Leave it to the Irish to create such a dark and twistedly funny take on Final Destination meets the saddest of all losers who has to deal with it. A Film With Me In It is the story of Mark (Mark Doherty, writer and brother of co-star David O’Doherty) and how his career as an actor is really never going to take off. This gives an ironic sense to the title of the movie, based around an actor I’ve never heard of and a lot of my readers may have never heard of. From the very beginning, Mark Doherty’s acting comes off as quiet and reclusive, mixed with a hell of a lot of timidity. Mix this with the violent actions of the film and you have one of the funniest U.K. films I’ve ever seen.
A little more about Mark, the character. He lives in a small flat with his old arsed dog, and his completely catatonic brother in a wheelchair,
Mark, the fall guy.
David (David O’Doherty, his actual brother, as I’ve already said. The O’ makes all the difference). Being an actual comedian, it’s funny to see him not be able to say a damn thing throughout the whole film. Residing with him in his small and rundown flat is his girlfriend, Sally (Amy Huberman). She’s sick of everything that needs to be repaired and basically wants to leave Mark. Living in the same building is Mark’s alcoholic and gambling addict friend, Pierce (Dylan Moran). Fulfilling his role as the stereotypical Irishman, he’ll go out and drink, try and become a playwright, and end up at the races.
This may look familiar to another film…
Mark’s apartment is a deathtrap. The lights barely work. The window to the garden is a pair of slapped knuckles waiting to happen. Everything wobbles and creaks no matter what they try and do. And their landlord, Jack (Keith Allen) refuses to help repair anything until the rent is paid. With Mark being an out of work actor, there’s not a witch’s teat in Hell that he can ever scrape up enough dough to even fix the light bulb eerily flashing in the kitchen.
And that’s where things start to become a problem. A rising body count and a lot of individuals sticking their noses in where they don’t belong causes Mark and his “accomplice” Pierce to have to create a scenario in which all of these “sequential accidents” cannot be blamed on the two of them. With a quick wit and a lot of dark comedy that comes from body removal, these two dig themselves a grave. Can they even get out?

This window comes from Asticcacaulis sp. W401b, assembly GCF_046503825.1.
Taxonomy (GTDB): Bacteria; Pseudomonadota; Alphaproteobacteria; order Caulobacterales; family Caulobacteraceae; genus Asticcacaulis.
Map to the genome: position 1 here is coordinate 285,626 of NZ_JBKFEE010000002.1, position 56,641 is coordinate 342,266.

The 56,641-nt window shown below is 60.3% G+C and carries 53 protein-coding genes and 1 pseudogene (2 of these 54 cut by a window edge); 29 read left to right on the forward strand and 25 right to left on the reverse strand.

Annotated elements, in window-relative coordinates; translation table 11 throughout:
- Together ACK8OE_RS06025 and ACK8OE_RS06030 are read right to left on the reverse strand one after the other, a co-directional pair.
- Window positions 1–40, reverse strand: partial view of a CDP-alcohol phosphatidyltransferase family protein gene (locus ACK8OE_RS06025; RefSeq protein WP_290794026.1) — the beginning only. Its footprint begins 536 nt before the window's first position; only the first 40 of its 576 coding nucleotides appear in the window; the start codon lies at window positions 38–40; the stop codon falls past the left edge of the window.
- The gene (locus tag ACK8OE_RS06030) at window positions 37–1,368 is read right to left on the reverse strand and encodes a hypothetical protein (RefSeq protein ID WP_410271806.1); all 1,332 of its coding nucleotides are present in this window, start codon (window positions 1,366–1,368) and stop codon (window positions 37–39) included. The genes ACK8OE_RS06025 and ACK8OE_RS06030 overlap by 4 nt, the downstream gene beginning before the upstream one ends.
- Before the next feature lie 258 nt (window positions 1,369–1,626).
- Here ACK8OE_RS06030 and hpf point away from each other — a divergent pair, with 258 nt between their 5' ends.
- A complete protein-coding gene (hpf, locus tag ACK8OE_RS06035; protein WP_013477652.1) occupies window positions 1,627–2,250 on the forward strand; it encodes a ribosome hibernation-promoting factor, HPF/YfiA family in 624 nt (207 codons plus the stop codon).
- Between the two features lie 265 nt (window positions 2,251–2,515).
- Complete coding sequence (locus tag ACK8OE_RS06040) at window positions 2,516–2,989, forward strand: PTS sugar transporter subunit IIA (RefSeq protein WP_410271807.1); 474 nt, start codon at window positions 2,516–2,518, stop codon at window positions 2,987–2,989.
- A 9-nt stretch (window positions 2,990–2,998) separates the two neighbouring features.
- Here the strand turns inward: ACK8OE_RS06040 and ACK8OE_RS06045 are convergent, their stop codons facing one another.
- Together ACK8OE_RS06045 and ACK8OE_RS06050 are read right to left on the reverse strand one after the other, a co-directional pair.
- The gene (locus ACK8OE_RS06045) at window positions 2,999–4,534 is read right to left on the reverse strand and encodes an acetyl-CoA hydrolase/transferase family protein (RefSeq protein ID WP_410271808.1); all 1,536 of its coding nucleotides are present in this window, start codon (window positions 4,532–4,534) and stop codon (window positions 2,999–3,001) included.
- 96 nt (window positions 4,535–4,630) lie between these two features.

That silly O’Doherty doesn’t get to say a thing.
I sincerely loved this movie. I was laughing constantly at Dylan Moran’s lines of sarcastic pessimism and Mark’s inability to respond in any way. There are a lot of tragic things that happen in this movie, and its almost hard to laugh at some of them. The measures these two have to go to is well beyond absurd. It comes up to the point of downright cruel. But what the two get out of it is a great script and some ideas that could potentially make them criminals for life.
And there was such an eclectic cast in this film! There are the Doherty/O’Doherty brothers, one of whom is a comedian. The other, more of a sick joke comedian. Even Dylan Moran is a comedian. Keith Allen has done everything from music to movies, stand up, and writing. Aisling O’Sullivan is a renowned Irish actress that takes the part of the sweet small town policewoman (AKA Garda). Round that out with a sneak appearance by Jonathan Rhys Meyers and you have yourself a wonderful little cast of simple comedy.
There’s some serious criminal activity going down.
This movie is dark. And I’m talking pitch black. There’s death, dismemberment, and not a heavy tear shed for anyone but the dog. A man down on his luck and it gets so much worse is hard to watch onscreen, especially when he just takes it. You need some sort of silver lining for a character like that. Well don’t you fret, there is one. And it may be the best little shiny cloud you’ll see all year. I was thoroughly wrapped up in this movie and its characters to the point where I would give anything for them to get away with it. If you wanna know what happens, you should definitely watch this film. You might find yourself loving it as much as I did. Although, this movie wasn’t one with me in it. 9.7 out of 10.
And here’s a little taste of what you’re getting into.
So I’d been planning to see this movie with my mom for some time. We’re big James McAvoy, and this movie quickly jumped to the top of our list. We thought, “Hey, James McAvoy. A new X-men movie that looks quite good? Definitely.” And he didn’t disappoint. And neither did anyone else in the film X-Men: First Class. I did expect to take the phrase “First Class” literally, but I was a bit mistaken. (I thought this movie would focus on the first young group that Charles Xavier took into the X-Men academy. Guess not.) But I wasn’t disappointed at all. This movie delivered. I would say it did, even more than the original trilogy.
So the plot of this movie is the origins of the X-men. I’m pretty sure it holds true to the comics, and I think this
The rivals unite.
was a big plus. (Maybe a few liberties were taken?) But, either way, this 1960’s set X-men classic follows the origins of Erik Lensherr/ Magneto (Michael Fassbender) and Charles Xavier (James McAvoy). This is before Charles was given his wheelchair (explained) and so that’s why you see him puttering around on his own two legs. The hip, suave, young Xavier (a welcome change from Patrick Stewart’s stuffy portrayal of Professor X) has just become a Professor from Cambridge based on his work on human mutation. (Fitting right?) Parallel to this, Erik is on a rampage (using his harnessed powers) to destroy the German Nazis that imprisoned him during WWII and killing his mother. It was this pain that unleashed his powers as a young boy.
And it is through the power of the government that these two come together to team up for the only time in their lives. To stop an evil mutant of unspeakable power, Sebastian Shaw (Kevin Bacon) these two must recruit other mutants across the world in order to prevent nuclear disaster. As you watch the movie, you find that, in fact, the X-Men were what prevented the Cuban Missile Crisis. And then, as expected, things fall apart for the duo, leading up nicely to the next movies made years ago.
It sent chills down my spine when he put that helmet on.